Sea of Death by Thomas Hood

‘Sea of Death’ by Thomas Hood was first published in London Magazine in March of 1822. The poem consists of three stanzas that vary in length from six lines to nineteen. Hood has chosen to structure this piece with the basic rhyming pattern of aabbcc. The lines vary end sounds throughout the text but remain consistently paired up into couplets. 

Hood is utilizing an extended metaphor to describe a version of death in which “Life” and “Time” are participants in its function. They are said to walk among the dead, looking on at the different types of individuals. Such as those who rest peacefully and had an easy, carefree life,  the “cherubs,” and their “neighbours” who are restless and unpleasant to behold.

 

Summary of Sea of Death 

‘Sea of Death’ by Thomas Hood  describes the nature of the sea of death as seen through the eyes of an observer, anchored in a boat. 

The poem begins with the speaker stating that he thinks he saw something about death. He is observing everything he can, and believes he took notice of “life…treading” through and on top of the “sea.” This is a truly dreary place that mostly made up of wretched, depressed beings floating right under the surface of the water. Death is the only thing that is satisfied here. It sits on top of the bodies like an engorged seabird. 

Life is traveling through the area in order to take a look at the only pleasant aspect of the scene, the water lily-like cherubs. For an unstated reason there are some figures in death who are not as darkly portrayed as others. They sleep peacefully, undisturbed by their current or past predicaments. The poem concludes with the speaker emphasizing the fact that the less savoury individuals in the scene are going to remain that way forever.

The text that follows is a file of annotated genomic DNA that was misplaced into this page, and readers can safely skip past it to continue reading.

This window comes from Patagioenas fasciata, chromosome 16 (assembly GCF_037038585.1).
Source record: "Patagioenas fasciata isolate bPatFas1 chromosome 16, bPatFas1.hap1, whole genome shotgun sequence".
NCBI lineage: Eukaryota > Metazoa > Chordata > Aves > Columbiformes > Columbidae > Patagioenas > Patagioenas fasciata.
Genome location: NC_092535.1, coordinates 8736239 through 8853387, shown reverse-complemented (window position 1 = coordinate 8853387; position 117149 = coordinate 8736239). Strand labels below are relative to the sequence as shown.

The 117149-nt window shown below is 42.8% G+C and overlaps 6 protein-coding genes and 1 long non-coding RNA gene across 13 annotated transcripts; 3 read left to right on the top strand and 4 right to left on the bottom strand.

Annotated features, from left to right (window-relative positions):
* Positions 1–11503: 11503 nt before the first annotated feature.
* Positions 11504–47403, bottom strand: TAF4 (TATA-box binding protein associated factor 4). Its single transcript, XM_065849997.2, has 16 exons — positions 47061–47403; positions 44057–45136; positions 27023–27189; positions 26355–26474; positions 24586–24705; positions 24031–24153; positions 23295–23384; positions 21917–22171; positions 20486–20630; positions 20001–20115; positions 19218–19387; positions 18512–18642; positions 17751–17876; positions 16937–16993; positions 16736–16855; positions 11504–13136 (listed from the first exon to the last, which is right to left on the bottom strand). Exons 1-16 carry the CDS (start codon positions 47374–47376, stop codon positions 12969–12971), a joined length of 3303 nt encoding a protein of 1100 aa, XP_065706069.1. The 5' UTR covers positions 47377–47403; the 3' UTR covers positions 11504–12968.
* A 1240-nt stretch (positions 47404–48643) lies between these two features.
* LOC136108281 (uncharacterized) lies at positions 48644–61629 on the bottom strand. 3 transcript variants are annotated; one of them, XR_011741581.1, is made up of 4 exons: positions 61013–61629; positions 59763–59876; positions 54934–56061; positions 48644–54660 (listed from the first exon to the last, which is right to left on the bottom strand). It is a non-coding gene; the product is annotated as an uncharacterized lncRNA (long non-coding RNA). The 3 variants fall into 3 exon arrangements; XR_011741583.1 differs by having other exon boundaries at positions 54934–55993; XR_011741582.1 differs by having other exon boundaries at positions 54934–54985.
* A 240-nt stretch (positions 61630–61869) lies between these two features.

Analysis of Sea of Death 

Stanza One 

Lines 1-8

—Methought I saw

Life swiftly treading over endless space;

And, at her foot-print, but a bygone pace,

The ocean-past, which, with increasing wave,

Swallow’d her steps like a pursuing grave.

Sad were my thoughts that anchor’d silently

On the dead waters of that passionless sea,

Unstirr’d by any touch of living breath:

In the first stanza of this piece the speaker begins with a dash. This indicates a pause in speech as if the he was surprised by something or perhaps was contemplating something he didn’t expect to see. This is emphasized by the fact that the next lines indicate that the speaker “…thought [he] saw.” The sights he may or may not have seen are described in the next lines.